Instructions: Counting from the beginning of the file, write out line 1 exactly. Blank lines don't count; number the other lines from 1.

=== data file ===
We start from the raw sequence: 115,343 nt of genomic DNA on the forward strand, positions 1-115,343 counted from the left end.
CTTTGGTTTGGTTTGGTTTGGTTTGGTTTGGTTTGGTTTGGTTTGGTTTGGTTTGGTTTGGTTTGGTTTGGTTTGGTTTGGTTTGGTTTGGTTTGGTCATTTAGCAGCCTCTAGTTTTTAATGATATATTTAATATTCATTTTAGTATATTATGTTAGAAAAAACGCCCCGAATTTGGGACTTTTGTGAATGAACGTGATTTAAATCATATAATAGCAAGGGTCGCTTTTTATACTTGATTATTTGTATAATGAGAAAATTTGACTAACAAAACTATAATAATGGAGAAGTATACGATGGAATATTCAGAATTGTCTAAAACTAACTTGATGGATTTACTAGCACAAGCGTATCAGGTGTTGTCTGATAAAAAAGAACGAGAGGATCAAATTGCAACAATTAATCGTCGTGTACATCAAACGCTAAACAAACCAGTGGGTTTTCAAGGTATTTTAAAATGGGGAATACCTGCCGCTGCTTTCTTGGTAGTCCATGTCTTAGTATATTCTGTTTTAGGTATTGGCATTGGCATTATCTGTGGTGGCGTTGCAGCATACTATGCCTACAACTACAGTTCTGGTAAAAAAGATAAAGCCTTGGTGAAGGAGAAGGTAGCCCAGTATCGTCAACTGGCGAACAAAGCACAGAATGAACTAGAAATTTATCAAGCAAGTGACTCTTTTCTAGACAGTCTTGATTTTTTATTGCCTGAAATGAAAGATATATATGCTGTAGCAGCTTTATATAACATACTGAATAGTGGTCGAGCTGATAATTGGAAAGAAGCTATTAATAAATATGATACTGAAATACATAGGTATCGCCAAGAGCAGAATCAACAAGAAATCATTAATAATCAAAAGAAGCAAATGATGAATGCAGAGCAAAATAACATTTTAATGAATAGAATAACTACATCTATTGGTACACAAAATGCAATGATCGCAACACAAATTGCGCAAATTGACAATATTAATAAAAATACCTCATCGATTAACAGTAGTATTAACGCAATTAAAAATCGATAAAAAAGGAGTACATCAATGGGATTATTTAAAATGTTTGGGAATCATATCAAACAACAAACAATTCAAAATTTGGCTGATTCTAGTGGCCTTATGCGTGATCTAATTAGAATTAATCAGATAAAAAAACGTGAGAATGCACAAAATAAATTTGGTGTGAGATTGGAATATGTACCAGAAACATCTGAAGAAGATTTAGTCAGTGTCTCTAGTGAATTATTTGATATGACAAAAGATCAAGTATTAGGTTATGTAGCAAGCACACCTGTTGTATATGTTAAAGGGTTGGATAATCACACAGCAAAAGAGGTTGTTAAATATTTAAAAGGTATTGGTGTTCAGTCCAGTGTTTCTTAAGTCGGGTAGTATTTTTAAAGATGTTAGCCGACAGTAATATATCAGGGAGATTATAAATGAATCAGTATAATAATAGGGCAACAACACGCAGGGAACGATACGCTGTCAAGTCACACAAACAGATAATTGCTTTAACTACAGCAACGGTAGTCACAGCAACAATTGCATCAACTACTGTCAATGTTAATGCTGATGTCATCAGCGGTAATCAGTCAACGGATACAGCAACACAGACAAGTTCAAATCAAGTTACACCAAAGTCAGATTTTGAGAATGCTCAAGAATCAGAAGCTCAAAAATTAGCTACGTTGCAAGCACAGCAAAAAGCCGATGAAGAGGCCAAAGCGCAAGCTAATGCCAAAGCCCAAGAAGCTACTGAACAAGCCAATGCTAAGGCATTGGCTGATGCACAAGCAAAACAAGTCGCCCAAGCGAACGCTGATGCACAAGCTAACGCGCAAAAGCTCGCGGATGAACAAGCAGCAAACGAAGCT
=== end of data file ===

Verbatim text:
We start from the raw sequence: 115,343 nt of genomic DNA on the forward strand, positions 1-115,343 counted from the left end.